Editions: Skj: [Anonyme digte og vers XII], [1]. Óláfs drápa Tryggvasonar 11: AI, 575, BI, 570, Skald I, 276, NN §§196, 2116, 2983, 2990I; Munch and Unger 1847, 121-2, 141, Gullberg 1875, 14, 29.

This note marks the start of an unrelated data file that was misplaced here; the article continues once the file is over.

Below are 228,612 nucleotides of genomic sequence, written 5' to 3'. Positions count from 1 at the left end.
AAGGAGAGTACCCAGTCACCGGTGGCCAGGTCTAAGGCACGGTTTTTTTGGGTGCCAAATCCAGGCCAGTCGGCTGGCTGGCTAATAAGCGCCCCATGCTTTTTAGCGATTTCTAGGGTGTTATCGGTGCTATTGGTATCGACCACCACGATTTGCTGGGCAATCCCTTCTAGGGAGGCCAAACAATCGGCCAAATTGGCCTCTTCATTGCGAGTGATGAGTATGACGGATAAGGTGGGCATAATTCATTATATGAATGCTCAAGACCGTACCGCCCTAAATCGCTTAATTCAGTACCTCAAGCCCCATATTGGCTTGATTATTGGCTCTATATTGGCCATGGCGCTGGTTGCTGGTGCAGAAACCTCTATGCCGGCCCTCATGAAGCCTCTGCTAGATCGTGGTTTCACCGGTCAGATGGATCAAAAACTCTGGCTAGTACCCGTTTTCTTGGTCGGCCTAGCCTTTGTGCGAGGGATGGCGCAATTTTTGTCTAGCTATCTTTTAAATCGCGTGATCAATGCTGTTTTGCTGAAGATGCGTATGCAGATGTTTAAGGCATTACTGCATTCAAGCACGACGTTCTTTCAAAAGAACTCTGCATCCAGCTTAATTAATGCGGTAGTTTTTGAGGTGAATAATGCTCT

Notes: [1, 2, 4] vann kristin fimm lǫnd ‘made five lands Christian’: That is, Norway, Shetland, Orkney, Iceland and Greenland, listed in sts 12 and 13; see Note to st. 12 [All]. The Christianizing of five lands is also the subject of HSt Rst 10-11. — [2] Lista ‘Lista’: Listi (ModNorw Lista), a district in southern Norway; the name is quite frequent in kennings. — [2, 3] gló-Lista ljótbnanda lautar ‘the gleaming Lista of the ugly edging of the dale [= Miðgarðsormr > GOLD]’: It is clear from the context that this is a gold-kenning, and equally that the meaningless ‘birnandir’ or ‘birnandiz’ must be emended. Three different gold-kennings have been proposed: two on the pattern ‘land of the serpent’, and one on the pattern ‘fire of the sea’. (a) The solution adopted above follows Kock (NN §2116), who proposes emending to brýnanda ‘of the edging’, gen. of an otherwise unattested participial noun brýnandi m., from brýna ‘to edge’, itself derived from brún f. ‘brow, edge, sea-shore’. The ‘ugly edging’ of the land (laut f. ‘dale’, a common land-heiti) is the Miðgarðsormr (or Jǫrmungandr), the encircling World Serpent (see SnE 2005, 27, 50), here standing for a generic ‘serpent’, and Lista stands for ‘land’ in general. The traditional land or lair of a serpent is gold (cf. other gold-kennings alluding to the Miðgarðsormr: Hallv Knútdr 5/2III leið holmfjǫturs ‘path of the islet-fetter’ and Anon Pl 50/5, 6, 7VII látr undins fránbaugs jarðar ‘ground of the twisted, shining ring of the earth’). The verbal element gló-, typically applied to gold (LP), gives an extra hint as to the meaning of this complex kenning. (b) Skj B emends ‘birnandiz’ to girðanda ‘girdling’; the ‘ugly girdling of the dale’ is again the Miðgarðsormr. While not implausible, this is a more radical emendation and yields a lectio facilior, so is not adopted here. (c) Sveinbjörn Egilsson (1832, 11) and Gullberg (1875) emend to brennandi m. or f. ‘burning one’, and take glólista as ‘gleaming edge’ (from listi m. ‘selvage, edge’); the ‘dale’s gleaming edge’ is the sea, and the ‘burning one of the sea’, gold. But listi m. is late and rare, while the earlier form is lista f. (CVC: lista), and brennandi meaning ‘fire’ lacks parallels (cf. ONP: brennandi m.). — [4] Gǫndlar ‘of Gǫndul <valkyrie>’: A minor emendation restores aðalhending (lǫnd : Gǫnd-) and the usual form of the valkyrie-name. — [5-8]: Comparable rhetorical questions (‘who knows of such a king?’) occur in HSt Rst 32 and ESk Geisl 64VII; the diction of Rst 32 is also similar. The structure of the helmingr is also reminiscent of SnSt Ht 55/1-4III; see also Note to l. 6. — [6]: This line occurs in the stef of HSt Rst (see Rst 9/8 etc.). Cf. also ESk Geisl 18/2VII vas hann mestr konungr ‘he was the greatest king’, and Steinn Óldr 16/6II hanns fremstr konungmanna ‘he is the foremost of kings’ . — [7] runn elda ‘bush of swords [WARRIOR]’: Elda is gen. pl. of eldr m. ‘fire’, but here a weapon-heiti, as in Hfr ErfÓl 6/4 (see Note). Skj B emends to odda ‘of points’ to yield a conventional warrior-kenning here, and similarly in Arn Þorfdr 20/6II (see Note), but neither emendation is necessary. — [7] unni ‘loved’: The presence of aðalhending (runn : unni) in an odd line leads some previous eds (Skj; Skald) to emend unni ‘loved’ to ynni ‘might achieve’ (3rd pers. sg. pret. subj. of vinna), but this minor metrical licence is frequent in Óldr (see Introduction). — [8] eljun slíkt ‘enterprise in such a way’: Slíkt (n. nom./acc. sg.) ‘such’ is taken here as an adv., ‘in such a way’. Slík (f. nom. sg.) might have been expected, qualifying eljun ‘enterprise’, which is normally f. (LP: eljun), and it is possible that slíkt arose in error through the word being taken as object of telja (slíkt at telja ‘to mention such a thing’). Kock (NN §196) instead takes the noun as eljan n., arguing that the Gmc cognates are n. Skj B takes eljun-ríkstr ‘most dynamic’ as a cpd with tmesis.